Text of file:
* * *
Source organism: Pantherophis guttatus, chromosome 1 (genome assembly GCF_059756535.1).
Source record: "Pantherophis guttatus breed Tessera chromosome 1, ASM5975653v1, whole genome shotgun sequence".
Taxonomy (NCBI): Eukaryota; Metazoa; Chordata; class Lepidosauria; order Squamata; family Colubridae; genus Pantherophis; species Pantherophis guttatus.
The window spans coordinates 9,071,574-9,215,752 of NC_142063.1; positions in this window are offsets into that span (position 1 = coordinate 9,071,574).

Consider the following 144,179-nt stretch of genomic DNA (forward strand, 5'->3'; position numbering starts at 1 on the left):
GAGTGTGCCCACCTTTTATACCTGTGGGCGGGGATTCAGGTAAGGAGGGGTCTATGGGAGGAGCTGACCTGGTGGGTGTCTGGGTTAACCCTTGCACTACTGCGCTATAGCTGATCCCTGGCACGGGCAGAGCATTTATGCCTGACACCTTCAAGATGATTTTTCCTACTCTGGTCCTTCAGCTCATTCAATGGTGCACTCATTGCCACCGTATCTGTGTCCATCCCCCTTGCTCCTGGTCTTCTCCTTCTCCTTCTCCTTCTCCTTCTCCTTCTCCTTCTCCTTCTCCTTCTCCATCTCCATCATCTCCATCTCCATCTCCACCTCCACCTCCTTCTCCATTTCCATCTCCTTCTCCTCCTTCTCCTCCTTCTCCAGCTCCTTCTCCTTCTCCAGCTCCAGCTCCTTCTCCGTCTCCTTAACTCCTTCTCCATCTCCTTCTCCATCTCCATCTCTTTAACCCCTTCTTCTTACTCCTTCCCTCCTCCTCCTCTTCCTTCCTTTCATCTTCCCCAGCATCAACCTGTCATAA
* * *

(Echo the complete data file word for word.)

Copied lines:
Source organism: Pantherophis guttatus, chromosome 1 (genome assembly GCF_059756535.1).
Source record: "Pantherophis guttatus breed Tessera chromosome 1, ASM5975653v1, whole genome shotgun sequence".
Taxonomy (NCBI): Eukaryota; Metazoa; Chordata; class Lepidosauria; order Squamata; family Colubridae; genus Pantherophis; species Pantherophis guttatus.
The window spans coordinates 9,071,574-9,215,752 of NC_142063.1; positions in this window are offsets into that span (position 1 = coordinate 9,071,574).

Consider the following 144,179-nt stretch of genomic DNA (forward strand, 5'->3'; position numbering starts at 1 on the left):
GAGTGTGCCCACCTTTTATACCTGTGGGCGGGGATTCAGGTAAGGAGGGGTCTATGGGAGGAGCTGACCTGGTGGGTGTCTGGGTTAACCCTTGCACTACTGCGCTATAGCTGATCCCTGGCACGGGCAGAGCATTTATGCCTGACACCTTCAAGATGATTTTTCCTACTCTGGTCCTTCAGCTCATTCAATGGTGCACTCATTGCCACCGTATCTGTGTCCATCCCCCTTGCTCCTGGTCTTCTCCTTCTCCTTCTCCTTCTCCTTCTCCTTCTCCTTCTCCTTCTCCTTCTCCATCTCCATCATCTCCATCTCCATCTCCACCTCCACCTCCTTCTCCATTTCCATCTCCTTCTCCTCCTTCTCCTCCTTCTCCAGCTCCTTCTCCTTCTCCAGCTCCAGCTCCTTCTCCGTCTCCTTAACTCCTTCTCCATCTCCTTCTCCATCTCCATCTCTTTAACCCCTTCTTCTTACTCCTTCCCTCCTCCTCCTCTTCCTTCCTTTCATCTTCCCCAGCATCAACCTGTCATAA